“Sue“ is a retired professional who is well-to-do, rarely eats at home and has lived in her condo for decades. While everything seems perfect from the outside, Sue is the keeper of a dirty little secret.
When the unit above hers suffers a plumbing leak and the property manager has to gain access to Sue's unit to assess the scope of the problem, the manager not only can't get into Sue's bathroom to look for leak damage, he can't even get past her foyer. There are shopping bags, piles of clothing (some with the tags still on them), collectibles, hundreds of plastic recyclables, stacks and stacks of books, flea-market finds, and piles of newspapers dating back decades blocking every doorway, climbing up the walls, leaning crazily against half-buried furniture, and reducing hallways to narrow, dimly-lit footpaths only a foot or so wide. Much to her mortification and her neighbors' shock, Sue's secret is out: she is a hoarder.
According to the International Obsessive Compulsive Disorder (OCD) Foundation, a hoarder is someone who obsessively acquires too many possessions and/or has enormous difficulty discarding or getting rid of them when they are no longer useful or needed. Of course, lots of people battle clutter, and lots of people collect things – but when this behavior spirals out of control and threatens a person’s health or safety or leads to distress it becomes a ‘disorder.’
In Sue’s unit, the piles of shopping bags, newspapers, and other detritus blocked exits, and the inaccessible bathroom made it impossible to repair the plumbing, which in turn lead to mold problems. Sue's situation was so bad that had there been an emergency, it would be impossible for first responders to get to Sue in time to help her.
Unless—as in Sue's case—you’re granted access to a person's home, it's often hard to tell if someone in your association is struggling with hoarding.
“You won’t know a hoarder from meeting them in the street but it’s their behaviors that represent their disorder,” says Lynne Johnson, a certified professional organizer specializing in the chronically disorganized (CPO-CD) in Quincy, Massachusetts. “For example, they may not put out as much trash [for collection], or they may be seen going through others’ trash or discarded junk mail. But you won’t really know they are hoarding unless you see the condition of their living space.”
Other possible indicators are curtains pushed up against windows—typically caused by stacked items in the home—and windows that are closed all year long.
“If no one is ever allowed in the apartment, that’s also a really big red flag,” says Christiana Bratiotis, PhD, director of the Hoarding Research Project at the Boston University School of Social Work. “It’s a recognition that they have some shame or embarrassment or they are fearful that someone will come in and suggest that they throw away possessions.”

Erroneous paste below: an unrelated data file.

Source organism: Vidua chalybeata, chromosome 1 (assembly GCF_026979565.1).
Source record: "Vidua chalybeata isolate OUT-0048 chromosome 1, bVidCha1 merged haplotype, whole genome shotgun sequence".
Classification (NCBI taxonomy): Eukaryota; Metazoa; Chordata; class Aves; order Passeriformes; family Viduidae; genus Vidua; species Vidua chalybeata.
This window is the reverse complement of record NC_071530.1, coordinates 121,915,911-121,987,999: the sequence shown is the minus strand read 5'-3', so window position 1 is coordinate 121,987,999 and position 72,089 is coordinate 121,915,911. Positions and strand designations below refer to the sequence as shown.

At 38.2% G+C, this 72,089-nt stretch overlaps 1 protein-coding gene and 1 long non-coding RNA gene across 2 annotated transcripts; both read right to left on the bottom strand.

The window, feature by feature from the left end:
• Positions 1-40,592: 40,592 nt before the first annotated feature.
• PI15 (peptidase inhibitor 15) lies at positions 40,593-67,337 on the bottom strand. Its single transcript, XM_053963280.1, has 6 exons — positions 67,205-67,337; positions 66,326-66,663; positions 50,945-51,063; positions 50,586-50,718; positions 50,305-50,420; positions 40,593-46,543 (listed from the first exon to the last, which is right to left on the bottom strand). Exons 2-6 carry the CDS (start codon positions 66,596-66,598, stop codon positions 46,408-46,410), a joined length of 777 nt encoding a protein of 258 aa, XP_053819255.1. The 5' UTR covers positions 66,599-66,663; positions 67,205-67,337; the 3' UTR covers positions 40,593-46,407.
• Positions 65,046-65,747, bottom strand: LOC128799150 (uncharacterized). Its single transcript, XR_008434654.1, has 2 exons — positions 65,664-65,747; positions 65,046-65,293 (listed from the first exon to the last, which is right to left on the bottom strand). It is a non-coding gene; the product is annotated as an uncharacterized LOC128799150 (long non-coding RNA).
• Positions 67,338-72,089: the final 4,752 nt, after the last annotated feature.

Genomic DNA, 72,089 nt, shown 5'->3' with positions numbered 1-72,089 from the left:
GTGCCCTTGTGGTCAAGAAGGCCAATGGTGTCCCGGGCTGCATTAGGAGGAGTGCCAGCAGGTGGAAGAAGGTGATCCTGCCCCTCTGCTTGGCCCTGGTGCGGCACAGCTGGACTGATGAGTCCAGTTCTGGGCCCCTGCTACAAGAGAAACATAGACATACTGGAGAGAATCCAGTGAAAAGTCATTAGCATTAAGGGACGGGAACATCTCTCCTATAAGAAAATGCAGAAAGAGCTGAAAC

What distinguishes a hoarder from a collector? “It’s really the interference in carrying on daily activities because of their stuff,” says Bratiotis. “They can’t shower, eat meals in the kitchen or sleep in their bed because there are too many objects in those spaces.” Sue, our retired HOA resident, never ate meals at home because her kitchen was inaccessible.
Bratiotis and Johnson say that hoarders also have strong urges to save items, and express strong beliefs about the objects they save. “They’ll have a sense of responsibility for the object, or the object will bring them comfort and they see its usefulness,” says Johnson.
Many hoarders exhibit the behavior early in life—even as young children—but it's often some traumatic event that turns a packrat into a full-blown hoarder. For example, Sue told Johnson that a depressive episode years before was the catalyst for her hoarding. “She’s not depressed now, but the situation got out of hand and it was hard to find a starting point,” says Johnson.
Television shows such as TLC's Hoarding: Buried Alive have brought attention to this serious disorder, but for the sake of 'good television,' they typically profile extreme hoarding cases that include profound squalor, serious vermin infestation, or the hoarding of live animals. This may make for riveting TV, but it's not representative of the typical hoarding situation.
“Hoarding is often confused with squalor,” says Bratiotis. “Hoarding refers to the volume of possessions, whereas squalor refers to filth or degradation. You can have hoarding without squalor. Some hoarders even have cleaning people.”
But that's not always the case. Patrick J. Brady, a partner at the law firm of Marcus Errico Emmer & Brooks in Braintree, Massachusetts has seen many hoarding cases, including an extreme squalor case involving a former school teacher who hoarded trash. “The sinks and toilet didn’t work, and there was human waste all over the place," he says. "We got the bathroom functioning, but the smell still lingers - as do the flies.” It's not hard to imagine the impact this resident's situation had on her neighbors.
Johnson worked with an elderly food hoarder who had a serious problem with bugs and mice. “He would buy produce in large quantities that was past its prime," she says. "Sometimes it made it to the refrigerator and sometimes it didn’t." The food that didn't provided a feast for all manner of unwanted pests—and those pests didn't just stop at the gentleman's unit; they infiltrated the neighbors' units as well.